In Jaunpur, Farid Khan became a private. Later he worked for the province ruler of Bihar, Bahâr Khân, who rewarded him for bravery with the Persian title Sher Khan (Lion the King) when he killed a tiger as a young man. Before he came back to Bihar he was working for the royal court of Mughals where he became educated and well teached over the Arabic and Persian language and the armed force nature. Short after he became official and minister of the court and some later also the educator of the Mughal prince he became a rebell. As a rebell he wanted to obtain the control of the Afghan sub-kingdoms of Bihar and Bengal. He returned back to Bihar where he retook his old place as minister. Because the king of Bihar had conflicts with Bengal he send Sher Shah to handle that for him. In early 1539 he conquered Bengal and, through clever deception, the Rohtas stronghold southwest of Bengal. Nevertheless, the battle demanded ca. 15000 and more slaughtered civilian lifes beside of the hostile soldiers. At the Battle of Chausa on June 26, 1539, he faced and he defeated the Mughal emperor Humayun and assumed the royal title of Farud-din Sher Shah. Humayun's rule began badly with his invasion of the Hindu principality of Kalinjar in Bundelkhand, which he failed to subdue. Next he became entangled in a quarrel with Sher Khan by unsuccessfully besieging the fortress of Chunar (1532). Thereafter he conquered Malwa and Gujarat, but he could not hold them. Leaving the fortress of Chunar unconquered on the way, Humayun proceeded back to to assist Sultan Mahmud of that province against Sher Khan. He lost touch with Delhi and Agra, and, because his brother Hindal began to openly behave like an independent ruler at Agra, he was obliged to leave Gaur, the capital of Bengal. Negotiations with Sher Khan fell through, and the latter forced Humayun to fight a battle at Chausa, 10 miles southwest of Baksar, in which Humayun was defeated. Humayun had no answer to the political and military skill of Sher Shah and had to fight simultaneously on the southern borders to check the sultan of Gujarat, a refuge of the rebel Mughals. Humayun's failure, however, was attributable to inherent flaws in the early Mughal political organization. The armed clans of his nobility owed their first allegiance to their respective chiefs. These chiefs, together with almost all the male members of the royal family, had a claim to sovereignty. There was thus always a lurking fear of the emergence of another centre of power, at least under one or the other of his brothers. Humayun had also to fight against the heavy odds of his opponents' rapport with the locality.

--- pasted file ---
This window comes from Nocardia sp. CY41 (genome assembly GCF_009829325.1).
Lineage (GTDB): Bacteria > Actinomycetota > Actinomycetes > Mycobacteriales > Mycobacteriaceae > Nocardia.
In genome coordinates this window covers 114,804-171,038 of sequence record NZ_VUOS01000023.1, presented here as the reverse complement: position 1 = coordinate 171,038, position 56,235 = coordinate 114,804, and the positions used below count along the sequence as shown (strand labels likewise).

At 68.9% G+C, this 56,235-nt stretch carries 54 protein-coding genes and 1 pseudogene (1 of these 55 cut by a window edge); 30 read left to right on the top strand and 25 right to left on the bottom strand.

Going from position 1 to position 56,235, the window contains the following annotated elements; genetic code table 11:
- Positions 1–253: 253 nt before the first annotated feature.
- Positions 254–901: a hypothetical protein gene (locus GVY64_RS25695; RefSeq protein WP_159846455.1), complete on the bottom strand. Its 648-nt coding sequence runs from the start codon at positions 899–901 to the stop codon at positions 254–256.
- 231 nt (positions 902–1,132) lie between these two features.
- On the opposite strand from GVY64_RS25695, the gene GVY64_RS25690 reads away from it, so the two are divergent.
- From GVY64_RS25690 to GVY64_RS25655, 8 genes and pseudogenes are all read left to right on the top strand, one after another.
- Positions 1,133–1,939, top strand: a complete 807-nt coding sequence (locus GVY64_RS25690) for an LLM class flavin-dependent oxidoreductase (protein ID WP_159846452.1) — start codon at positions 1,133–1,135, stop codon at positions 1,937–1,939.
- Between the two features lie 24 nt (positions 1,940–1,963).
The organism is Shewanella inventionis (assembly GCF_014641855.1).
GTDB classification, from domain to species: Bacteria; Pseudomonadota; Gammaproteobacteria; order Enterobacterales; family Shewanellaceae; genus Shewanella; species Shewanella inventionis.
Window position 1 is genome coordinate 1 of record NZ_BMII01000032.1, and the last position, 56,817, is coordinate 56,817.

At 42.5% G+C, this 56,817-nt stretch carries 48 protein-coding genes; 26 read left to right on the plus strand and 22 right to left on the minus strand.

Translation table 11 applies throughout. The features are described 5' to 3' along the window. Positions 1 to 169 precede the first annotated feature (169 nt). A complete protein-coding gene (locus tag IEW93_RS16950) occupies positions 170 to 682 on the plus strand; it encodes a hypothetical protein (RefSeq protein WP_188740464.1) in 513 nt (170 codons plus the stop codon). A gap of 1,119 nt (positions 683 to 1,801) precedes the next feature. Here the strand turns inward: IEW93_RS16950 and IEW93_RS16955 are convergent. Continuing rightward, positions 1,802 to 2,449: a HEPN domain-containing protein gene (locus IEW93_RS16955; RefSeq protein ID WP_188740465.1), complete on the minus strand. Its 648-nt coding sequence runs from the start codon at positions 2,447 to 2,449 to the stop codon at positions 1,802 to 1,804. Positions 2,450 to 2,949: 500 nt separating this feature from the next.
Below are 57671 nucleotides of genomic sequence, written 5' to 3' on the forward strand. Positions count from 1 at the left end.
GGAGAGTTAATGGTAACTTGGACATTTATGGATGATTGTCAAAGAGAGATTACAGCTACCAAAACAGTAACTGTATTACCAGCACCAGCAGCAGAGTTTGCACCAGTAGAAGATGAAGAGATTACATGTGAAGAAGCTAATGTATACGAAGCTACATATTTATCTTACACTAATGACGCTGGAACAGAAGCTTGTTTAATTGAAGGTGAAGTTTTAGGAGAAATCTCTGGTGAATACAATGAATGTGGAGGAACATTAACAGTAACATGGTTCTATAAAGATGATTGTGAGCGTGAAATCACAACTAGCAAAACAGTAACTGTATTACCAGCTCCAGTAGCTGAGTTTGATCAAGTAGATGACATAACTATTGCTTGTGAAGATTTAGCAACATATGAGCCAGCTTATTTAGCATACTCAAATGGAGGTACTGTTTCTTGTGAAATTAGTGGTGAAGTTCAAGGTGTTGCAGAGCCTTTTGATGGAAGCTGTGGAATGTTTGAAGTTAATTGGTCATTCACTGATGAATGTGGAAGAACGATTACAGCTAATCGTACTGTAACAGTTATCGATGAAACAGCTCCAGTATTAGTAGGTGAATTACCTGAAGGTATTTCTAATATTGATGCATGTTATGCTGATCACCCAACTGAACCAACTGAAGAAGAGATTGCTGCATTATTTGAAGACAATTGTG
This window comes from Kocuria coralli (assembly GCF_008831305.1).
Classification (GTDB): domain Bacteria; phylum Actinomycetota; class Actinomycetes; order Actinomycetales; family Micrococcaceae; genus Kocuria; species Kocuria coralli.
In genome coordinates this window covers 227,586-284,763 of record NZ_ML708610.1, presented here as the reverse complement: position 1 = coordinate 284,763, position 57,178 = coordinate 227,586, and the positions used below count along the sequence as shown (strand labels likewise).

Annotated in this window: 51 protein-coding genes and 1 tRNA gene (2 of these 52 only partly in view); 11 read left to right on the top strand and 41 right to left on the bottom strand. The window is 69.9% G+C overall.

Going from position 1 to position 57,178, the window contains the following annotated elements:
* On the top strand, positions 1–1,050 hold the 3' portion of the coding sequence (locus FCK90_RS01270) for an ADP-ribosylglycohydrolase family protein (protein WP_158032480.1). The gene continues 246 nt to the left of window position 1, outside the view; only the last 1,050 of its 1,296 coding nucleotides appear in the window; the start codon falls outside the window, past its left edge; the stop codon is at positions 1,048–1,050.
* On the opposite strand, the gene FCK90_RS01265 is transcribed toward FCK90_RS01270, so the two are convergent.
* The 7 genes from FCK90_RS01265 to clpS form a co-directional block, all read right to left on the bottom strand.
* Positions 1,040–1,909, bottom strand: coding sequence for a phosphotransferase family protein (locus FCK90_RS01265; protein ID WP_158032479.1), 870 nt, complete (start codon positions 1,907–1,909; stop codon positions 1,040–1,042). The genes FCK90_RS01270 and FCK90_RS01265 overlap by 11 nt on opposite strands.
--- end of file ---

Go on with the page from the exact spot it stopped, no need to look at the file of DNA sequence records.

Rise of Sher Khan